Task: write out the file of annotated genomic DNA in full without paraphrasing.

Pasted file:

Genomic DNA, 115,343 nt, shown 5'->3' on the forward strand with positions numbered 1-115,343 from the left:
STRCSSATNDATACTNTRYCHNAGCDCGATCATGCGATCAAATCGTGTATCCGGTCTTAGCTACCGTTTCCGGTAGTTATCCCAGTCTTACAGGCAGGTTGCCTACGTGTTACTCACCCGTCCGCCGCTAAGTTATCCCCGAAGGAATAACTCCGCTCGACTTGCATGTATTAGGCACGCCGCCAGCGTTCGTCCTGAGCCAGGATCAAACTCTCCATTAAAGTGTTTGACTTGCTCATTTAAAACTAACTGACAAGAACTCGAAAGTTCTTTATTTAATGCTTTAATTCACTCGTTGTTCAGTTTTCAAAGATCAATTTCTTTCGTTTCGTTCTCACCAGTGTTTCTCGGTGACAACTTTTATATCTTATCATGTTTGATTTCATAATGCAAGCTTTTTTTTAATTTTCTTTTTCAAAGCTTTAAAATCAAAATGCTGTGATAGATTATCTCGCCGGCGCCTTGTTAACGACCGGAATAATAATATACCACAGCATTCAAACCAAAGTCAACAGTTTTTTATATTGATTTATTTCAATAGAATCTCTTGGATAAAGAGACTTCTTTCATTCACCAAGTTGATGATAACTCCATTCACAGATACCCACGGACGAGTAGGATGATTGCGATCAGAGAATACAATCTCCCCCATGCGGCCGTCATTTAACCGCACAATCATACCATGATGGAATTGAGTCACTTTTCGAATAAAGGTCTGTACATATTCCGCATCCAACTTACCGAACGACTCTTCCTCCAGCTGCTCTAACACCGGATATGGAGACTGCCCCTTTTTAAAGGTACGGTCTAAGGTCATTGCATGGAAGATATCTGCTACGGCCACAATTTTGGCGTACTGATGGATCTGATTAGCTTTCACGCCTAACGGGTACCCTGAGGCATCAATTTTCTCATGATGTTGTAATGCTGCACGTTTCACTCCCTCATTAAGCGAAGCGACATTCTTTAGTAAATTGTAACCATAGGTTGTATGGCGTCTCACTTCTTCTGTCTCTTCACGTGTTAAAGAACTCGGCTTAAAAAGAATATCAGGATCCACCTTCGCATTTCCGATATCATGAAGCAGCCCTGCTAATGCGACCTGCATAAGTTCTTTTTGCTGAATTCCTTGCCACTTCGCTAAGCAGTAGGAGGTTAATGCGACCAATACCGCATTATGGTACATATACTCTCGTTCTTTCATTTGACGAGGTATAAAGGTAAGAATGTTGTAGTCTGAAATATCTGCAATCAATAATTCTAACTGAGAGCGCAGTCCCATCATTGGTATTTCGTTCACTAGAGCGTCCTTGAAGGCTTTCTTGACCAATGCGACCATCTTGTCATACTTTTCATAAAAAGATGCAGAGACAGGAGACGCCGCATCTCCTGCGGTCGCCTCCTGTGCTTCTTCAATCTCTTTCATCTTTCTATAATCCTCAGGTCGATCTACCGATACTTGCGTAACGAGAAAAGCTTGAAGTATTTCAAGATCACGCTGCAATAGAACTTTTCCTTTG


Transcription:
Genomic DNA, 115,343 nt, shown 5'->3' on the forward strand with positions numbered 1-115,343 from the left:
STRCSSATNDATACTNTRYCHNAGCDCGATCATGCGATCAAATCGTGTATCCGGTCTTAGCTACCGTTTCCGGTAGTTATCCCAGTCTTACAGGCAGGTTGCCTACGTGTTACTCACCCGTCCGCCGCTAAGTTATCCCCGAAGGAATAACTCCGCTCGACTTGCATGTATTAGGCACGCCGCCAGCGTTCGTCCTGAGCCAGGATCAAACTCTCCATTAAAGTGTTTGACTTGCTCATTTAAAACTAACTGACAAGAACTCGAAAGTTCTTTATTTAATGCTTTAATTCACTCGTTGTTCAGTTTTCAAAGATCAATTTCTTTCGTTTCGTTCTCACCAGTGTTTCTCGGTGACAACTTTTATATCTTATCATGTTTGATTTCATAATGCAAGCTTTTTTTTAATTTTCTTTTTCAAAGCTTTAAAATCAAAATGCTGTGATAGATTATCTCGCCGGCGCCTTGTTAACGACCGGAATAATAATATACCACAGCATTCAAACCAAAGTCAACAGTTTTTTATATTGATTTATTTCAATAGAATCTCTTGGATAAAGAGACTTCTTTCATTCACCAAGTTGATGATAACTCCATTCACAGATACCCACGGACGAGTAGGATGATTGCGATCAGAGAATACAATCTCCCCCATGCGGCCGTCATTTAACCGCACAATCATACCATGATGGAATTGAGTCACTTTTCGAATAAAGGTCTGTACATATTCCGCATCCAACTTACCGAACGACTCTTCCTCCAGCTGCTCTAACACCGGATATGGAGACTGCCCCTTTTTAAAGGTACGGTCTAAGGTCATTGCATGGAAGATATCTGCTACGGCCACAATTTTGGCGTACTGATGGATCTGATTAGCTTTCACGCCTAACGGGTACCCTGAGGCATCAATTTTCTCATGATGTTGTAATGCTGCACGTTTCACTCCCTCATTAAGCGAAGCGACATTCTTTAGTAAATTGTAACCATAGGTTGTATGGCGTCTCACTTCTTCTGTCTCTTCACGTGTTAAAGAACTCGGCTTAAAAAGAATATCAGGATCCACCTTCGCATTTCCGATATCATGAAGCAGCCCTGCTAATGCGACCTGCATAAGTTCTTTTTGCTGAATTCCTTGCCACTTCGCTAAGCAGTAGGAGGTTAATGCGACCAATACCGCATTATGGTACATATACTCTCGTTCTTTCATTTGACGAGGTATAAAGGTAAGAATGTTGTAGTCTGAAATATCTGCAATCAATAATTCTAACTGAGAGCGCAGTCCCATCATTGGTATTTCGTTCACTAGAGCGTCCTTGAAGGCTTTCTTGACCAATGCGACCATCTTGTCATACTTTTCATAAAAAGATGCAGAGACAGGAGACGCCGCATCTCCTGCGGTCGCCTCCTGTGCTTCTTCAATCTCTTTCATCTTTCTATAATCCTCAGGTCGATCTACCGATACTTGCGTAACGAGAAAAGCTTGAAGTATTTCAAGATCACGCTGCAATAGAACTTTTCCTTTG